United States District Court, W.D. Pennsylvania
OPINION AND ORDER
DONETTA W. AMBROSE, Senior District Judge.
Plaintiff filed applications for supplemental social security income and disability insurance benefits, alleging disability due to an enlarged heart and related issues. Plaintiff's application was denied initially, and upon hearing before an Administrative Law Judge ("ALJ"). The Appeals Council denied her request for review. Before the Court are the parties' cross-motions for summary judgment. For the following reasons, Plaintiff's Motion will be denied, and Defendant's granted.
I. STANDARD OF REVIEW
Judicial review of the Commissioner's final decisions on disability claims is provided by statute. 42 U.S.C. §§ 405(g) 6 and 1383(c)(3) 7. Section 405(g) permits a district court to review the transcripts and records upon which a determination of the Commissioner is based, and the court will review the record as a whole. See 5 U.S.C. §706. When reviewing a decision, the district court's role is limited to determining whether the record contains substantial evidence to support an ALJ's findings of fact. Burns v. Barnhart, 312 F.3d 113, 118 (3d Cir. 2002). Substantial evidence is defined as "such relevant evidence as a reasonable mind might accept as adequate" to support a conclusion. Ventura v. Shalala, 55 F.3d 900, 901 (3d Cir. 1995) (quoting Richardson v. Perales, 402 U.S. 389, 401, 91 S.Ct. 1420, 28 L.Ed.2d 842 (1971)). If the ALJ's findings of fact are supported by substantial evidence, they are conclusive. 42 U.S.C. § 405(g); Richardson, 402 U.S. at 390.
A district court cannot conduct a de novo review of the Commissioner's decision, or re-weigh the evidence of record; the court can only judge the propriety of the decision with reference to the grounds invoked by the Commissioner when the decision was rendered. Palmer v. Apfel, 995 F.Supp. 549, 552 (E.D. Pa. 1998); S.E.C. v. Chenery Corp., 332 U.S. 194, 196-97, 67 S.Ct. 1575, 91 L.Ed. 1995 (1947). Otherwise stated, "I may not weigh the evidence or substitute my own conclusion for that of the ALJ. I must defer to the ALJ's evaluation of evidence, assessment of the credibility of witnesses, and reconciliation of conflicting expert opinions. If the ALJ's findings of fact are supported by substantial evidence, I am bound by those findings, even if I would have decided the factual inquiry differently." Brunson v. Astrue, 2011 U.S. Dist. LEXIS 55457 (E.D. Pa. Apr. 14, 2011) (citations omitted).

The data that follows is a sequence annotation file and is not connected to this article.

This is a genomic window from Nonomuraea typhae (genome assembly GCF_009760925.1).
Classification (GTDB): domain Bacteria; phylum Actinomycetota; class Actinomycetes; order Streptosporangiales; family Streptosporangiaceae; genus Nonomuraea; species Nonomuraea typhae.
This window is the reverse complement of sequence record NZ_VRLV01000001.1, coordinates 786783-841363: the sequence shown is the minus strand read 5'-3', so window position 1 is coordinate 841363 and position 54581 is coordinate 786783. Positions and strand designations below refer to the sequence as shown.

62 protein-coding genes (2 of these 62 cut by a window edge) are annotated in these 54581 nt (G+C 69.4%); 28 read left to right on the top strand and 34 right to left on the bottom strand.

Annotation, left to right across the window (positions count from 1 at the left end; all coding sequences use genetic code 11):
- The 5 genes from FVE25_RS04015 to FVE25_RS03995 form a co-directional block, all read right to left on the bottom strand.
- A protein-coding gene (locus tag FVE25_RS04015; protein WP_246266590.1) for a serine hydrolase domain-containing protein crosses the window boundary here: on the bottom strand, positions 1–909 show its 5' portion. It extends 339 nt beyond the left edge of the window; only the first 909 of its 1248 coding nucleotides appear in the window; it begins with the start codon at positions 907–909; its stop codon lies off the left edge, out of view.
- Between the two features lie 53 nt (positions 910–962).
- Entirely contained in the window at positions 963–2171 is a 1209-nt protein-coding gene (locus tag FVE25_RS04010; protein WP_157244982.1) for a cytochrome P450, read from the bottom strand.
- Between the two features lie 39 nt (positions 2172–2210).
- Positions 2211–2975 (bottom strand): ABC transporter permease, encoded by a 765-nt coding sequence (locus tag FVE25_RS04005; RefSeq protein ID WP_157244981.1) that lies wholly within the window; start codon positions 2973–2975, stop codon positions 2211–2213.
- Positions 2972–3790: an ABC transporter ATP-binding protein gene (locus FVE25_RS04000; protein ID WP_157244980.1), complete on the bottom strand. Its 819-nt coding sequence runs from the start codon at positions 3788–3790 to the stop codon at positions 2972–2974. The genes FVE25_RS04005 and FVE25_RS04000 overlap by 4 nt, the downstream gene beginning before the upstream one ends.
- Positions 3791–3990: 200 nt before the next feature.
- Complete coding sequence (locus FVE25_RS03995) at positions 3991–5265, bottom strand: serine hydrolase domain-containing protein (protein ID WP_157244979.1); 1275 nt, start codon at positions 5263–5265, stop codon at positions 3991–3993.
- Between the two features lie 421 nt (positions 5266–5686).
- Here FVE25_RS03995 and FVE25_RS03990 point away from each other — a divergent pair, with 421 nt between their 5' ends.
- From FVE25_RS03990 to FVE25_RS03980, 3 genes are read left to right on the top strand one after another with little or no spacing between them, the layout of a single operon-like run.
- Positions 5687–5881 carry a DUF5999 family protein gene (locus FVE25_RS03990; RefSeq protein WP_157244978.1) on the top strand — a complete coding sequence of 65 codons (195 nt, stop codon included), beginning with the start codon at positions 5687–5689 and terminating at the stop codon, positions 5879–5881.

II. PLAINTIFF'S MOTION
Plaintiff contends that the ALJ dealt improperly with the opinion testimony of her primary care physician, Dr. Dubey, which constitutes the sole medical opinion of record. The ALJ gave "no weight" to Dr. Dubey's December, 2011 statement because it was based on Plaintiff's subjective complaints. He gave "little weight" to Dr. Dubey's March, 2012 statement, because it was conclusory and provided little explanation of the evidence relied on; the ALJ termed it a "very dramatic" opinion that lacked positive findings.